In Joanna Shupe’s latest romance novel, A Scandalous Deal, aspiring architect Eva Hyde has found the perfect project to establish her reputation—a glittering, luxurious hotel in New York City. But her attraction to her employer, powerful businessman Phillip Mansfield, threatens to expose her identity and ruin her carefully laid plans. Shupe’s the Four Hundred series are some of the best new books set in the Gilded Age, and follow English noblewomen as they discover the intoxicating freedom and powerful men of turn-of-the-century America.
The Gilded Age might not be as popular a time period as the Regency and Victorian eras in historical romance, but it’s been a steady subgenre for years, offering readers a less restrictive, even more ridiculously opulent setting than the ballrooms of English high society. In this guest post, Shupe told us which five books she recommends for fans of the period.
Opulence. Innovation. Corruption. America’s Gilded Age had all this and much more. I have always been fascinated by this era because it is fraught with tension and conflict—perfect for romance stories! Here are five of my favorite novels set in Gilded Age New York.
The Age of Innocence by Edith Wharton
What happens when you fall in love with a scandalous divorcée when duty and conformity are your entire world? This is the question Newland Archer must face when he meets the beautiful Countess Olenska in old New York. Wharton’s writing is divine and a true window into the high society of Mrs. Astor’s time. (When you are done with the book, go watch the Daniel Day-Lewis movie adaptation. That carriage scene . . . swoon!)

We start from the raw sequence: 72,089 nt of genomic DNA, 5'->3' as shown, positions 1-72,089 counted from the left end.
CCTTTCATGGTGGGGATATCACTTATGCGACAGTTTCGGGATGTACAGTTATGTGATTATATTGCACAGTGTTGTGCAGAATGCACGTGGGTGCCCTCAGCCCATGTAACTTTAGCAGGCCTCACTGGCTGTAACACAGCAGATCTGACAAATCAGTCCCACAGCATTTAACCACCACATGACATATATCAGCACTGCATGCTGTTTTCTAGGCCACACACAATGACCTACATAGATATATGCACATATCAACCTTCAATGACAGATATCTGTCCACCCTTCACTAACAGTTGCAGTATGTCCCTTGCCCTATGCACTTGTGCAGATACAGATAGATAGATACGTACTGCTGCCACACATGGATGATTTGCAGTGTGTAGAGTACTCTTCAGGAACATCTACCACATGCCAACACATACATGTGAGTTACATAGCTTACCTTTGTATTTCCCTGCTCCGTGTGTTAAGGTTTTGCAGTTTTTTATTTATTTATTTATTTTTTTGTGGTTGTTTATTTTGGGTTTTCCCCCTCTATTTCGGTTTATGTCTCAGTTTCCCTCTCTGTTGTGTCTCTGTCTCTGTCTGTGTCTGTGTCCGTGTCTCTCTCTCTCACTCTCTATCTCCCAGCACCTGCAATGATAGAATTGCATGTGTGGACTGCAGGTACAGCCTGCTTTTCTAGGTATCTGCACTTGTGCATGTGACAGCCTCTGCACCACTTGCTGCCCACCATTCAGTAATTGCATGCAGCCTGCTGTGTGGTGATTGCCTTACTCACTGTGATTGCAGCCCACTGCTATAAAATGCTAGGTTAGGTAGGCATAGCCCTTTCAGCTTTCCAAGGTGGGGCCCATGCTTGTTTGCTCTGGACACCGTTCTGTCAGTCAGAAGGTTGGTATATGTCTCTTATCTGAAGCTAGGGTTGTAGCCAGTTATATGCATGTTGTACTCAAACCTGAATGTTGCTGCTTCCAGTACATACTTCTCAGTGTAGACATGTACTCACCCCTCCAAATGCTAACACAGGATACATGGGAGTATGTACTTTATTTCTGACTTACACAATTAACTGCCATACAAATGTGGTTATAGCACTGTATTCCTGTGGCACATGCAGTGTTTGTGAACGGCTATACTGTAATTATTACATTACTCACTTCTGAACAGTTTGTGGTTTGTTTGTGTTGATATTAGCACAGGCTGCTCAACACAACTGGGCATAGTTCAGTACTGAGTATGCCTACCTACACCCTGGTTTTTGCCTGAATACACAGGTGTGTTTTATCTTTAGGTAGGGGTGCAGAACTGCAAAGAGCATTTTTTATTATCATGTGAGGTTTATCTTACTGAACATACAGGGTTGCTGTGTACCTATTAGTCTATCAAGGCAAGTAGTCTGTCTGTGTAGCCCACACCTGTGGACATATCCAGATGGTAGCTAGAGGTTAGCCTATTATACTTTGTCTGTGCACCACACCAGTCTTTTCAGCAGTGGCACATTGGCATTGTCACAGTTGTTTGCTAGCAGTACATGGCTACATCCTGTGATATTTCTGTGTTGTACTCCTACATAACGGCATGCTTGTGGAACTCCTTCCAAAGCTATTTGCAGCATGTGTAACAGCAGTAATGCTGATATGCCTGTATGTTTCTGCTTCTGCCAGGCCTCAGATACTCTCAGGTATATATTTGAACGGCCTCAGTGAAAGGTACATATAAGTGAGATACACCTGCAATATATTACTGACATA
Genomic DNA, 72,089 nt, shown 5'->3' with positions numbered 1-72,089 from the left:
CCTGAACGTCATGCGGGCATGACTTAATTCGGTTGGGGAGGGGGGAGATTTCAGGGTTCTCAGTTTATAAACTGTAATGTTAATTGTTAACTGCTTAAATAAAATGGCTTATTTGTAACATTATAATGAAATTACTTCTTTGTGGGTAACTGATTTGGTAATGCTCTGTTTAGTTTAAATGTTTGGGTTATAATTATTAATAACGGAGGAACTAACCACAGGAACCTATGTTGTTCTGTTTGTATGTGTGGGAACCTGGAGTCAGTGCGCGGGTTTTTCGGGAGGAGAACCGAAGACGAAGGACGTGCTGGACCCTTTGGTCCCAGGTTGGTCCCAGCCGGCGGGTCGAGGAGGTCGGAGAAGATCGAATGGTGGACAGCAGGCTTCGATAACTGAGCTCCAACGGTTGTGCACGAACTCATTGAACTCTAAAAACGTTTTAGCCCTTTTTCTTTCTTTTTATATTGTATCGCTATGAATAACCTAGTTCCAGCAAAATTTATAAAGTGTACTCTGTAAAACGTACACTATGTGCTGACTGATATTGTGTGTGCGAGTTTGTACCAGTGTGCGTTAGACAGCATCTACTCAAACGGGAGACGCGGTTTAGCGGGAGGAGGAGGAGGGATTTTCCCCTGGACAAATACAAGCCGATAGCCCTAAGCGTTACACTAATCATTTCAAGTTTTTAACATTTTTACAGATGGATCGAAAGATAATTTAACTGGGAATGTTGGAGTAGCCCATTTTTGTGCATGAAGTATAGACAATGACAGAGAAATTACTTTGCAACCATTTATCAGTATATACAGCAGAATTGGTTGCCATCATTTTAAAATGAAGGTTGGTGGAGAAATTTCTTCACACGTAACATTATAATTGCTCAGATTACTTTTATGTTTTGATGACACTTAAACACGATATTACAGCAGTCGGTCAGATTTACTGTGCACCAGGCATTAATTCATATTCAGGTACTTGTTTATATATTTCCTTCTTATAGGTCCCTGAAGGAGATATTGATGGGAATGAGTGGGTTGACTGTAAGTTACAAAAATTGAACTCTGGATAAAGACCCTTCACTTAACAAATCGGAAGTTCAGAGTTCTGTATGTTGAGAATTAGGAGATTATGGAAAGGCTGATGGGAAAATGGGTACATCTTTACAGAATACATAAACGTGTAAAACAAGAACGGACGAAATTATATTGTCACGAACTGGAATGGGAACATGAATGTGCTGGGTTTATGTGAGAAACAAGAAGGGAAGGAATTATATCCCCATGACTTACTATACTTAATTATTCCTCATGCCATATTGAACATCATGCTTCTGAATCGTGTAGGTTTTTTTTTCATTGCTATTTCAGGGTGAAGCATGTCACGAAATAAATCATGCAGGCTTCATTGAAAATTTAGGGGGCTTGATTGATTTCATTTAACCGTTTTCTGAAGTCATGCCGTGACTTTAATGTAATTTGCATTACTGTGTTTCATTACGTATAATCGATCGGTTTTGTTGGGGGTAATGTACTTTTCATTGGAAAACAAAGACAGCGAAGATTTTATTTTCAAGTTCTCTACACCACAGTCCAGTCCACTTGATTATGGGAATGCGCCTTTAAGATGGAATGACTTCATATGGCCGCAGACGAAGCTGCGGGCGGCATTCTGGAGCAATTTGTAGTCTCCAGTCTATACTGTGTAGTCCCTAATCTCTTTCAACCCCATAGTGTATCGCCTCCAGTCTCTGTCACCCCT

Lions and Lace by Meagan McKinney
When her wealthy family is ruined, Alana Van Alan is left on the doorstep of the man responsible, ruthless financier Trevor Sheridan, also known as the Predator. Sheridan’s Irish ancestry makes him think a Knickerbocker princess like Alana could never truly love him. The story gives some insight into the prejudices of the time, and the high society world building is outstanding. Warning, this is an old-school romance—but it’s one of my desert island keepers.
Deadly Vows by Brenda Joyce
Francesca Cahill is an amateur sleuth and socialite in Old New York and she’s about to marry Calder Hart—or is she? When she gets caught up in the hunt to find a scandalous painting, her future and her relationship are suddenly threatened. This is the final book in Joyce’s Deadly mystery series. While this one was my favorite, do yourself a favor and start at the beginning of the series (Deadly Love) because each book is fantastic.
Destiny’s Captive by Beverly Jenkins
Pilar Banderas is a Cuban rebel and she needs to steal a ship. Unfortunately for Noah Yates, his ship is the one she chooses. When he wakes up from being kidnapped, he’s tied to a bed (yes!), his ship is already at sea and he vows revenge on the pirate. This story is pure delicious fun from start to finish, with a feisty heroine and unique locations like Cuba, Florida and California. When Noah called Pilar “mi pequeña pirata,” I dropped dead from the feels. This book is a must-read for anyone who loves a sword-wielding heroine.
Duchess by Design by Maya Rodale
A desperate duke comes to Gilded Age New York to marry an American heiress and save his family. Instead, he falls for a spunky-but-definitely-poor seamstress. This is the first in Rodale’s Gilded Age Girls Club series and it isn’t available until October 23, but I was lucky enough to read an early copy. The story is delightful, with plenty of Rodale’s signature witty dialogue and clever details. I devoured this American twist on the familiar duke trope.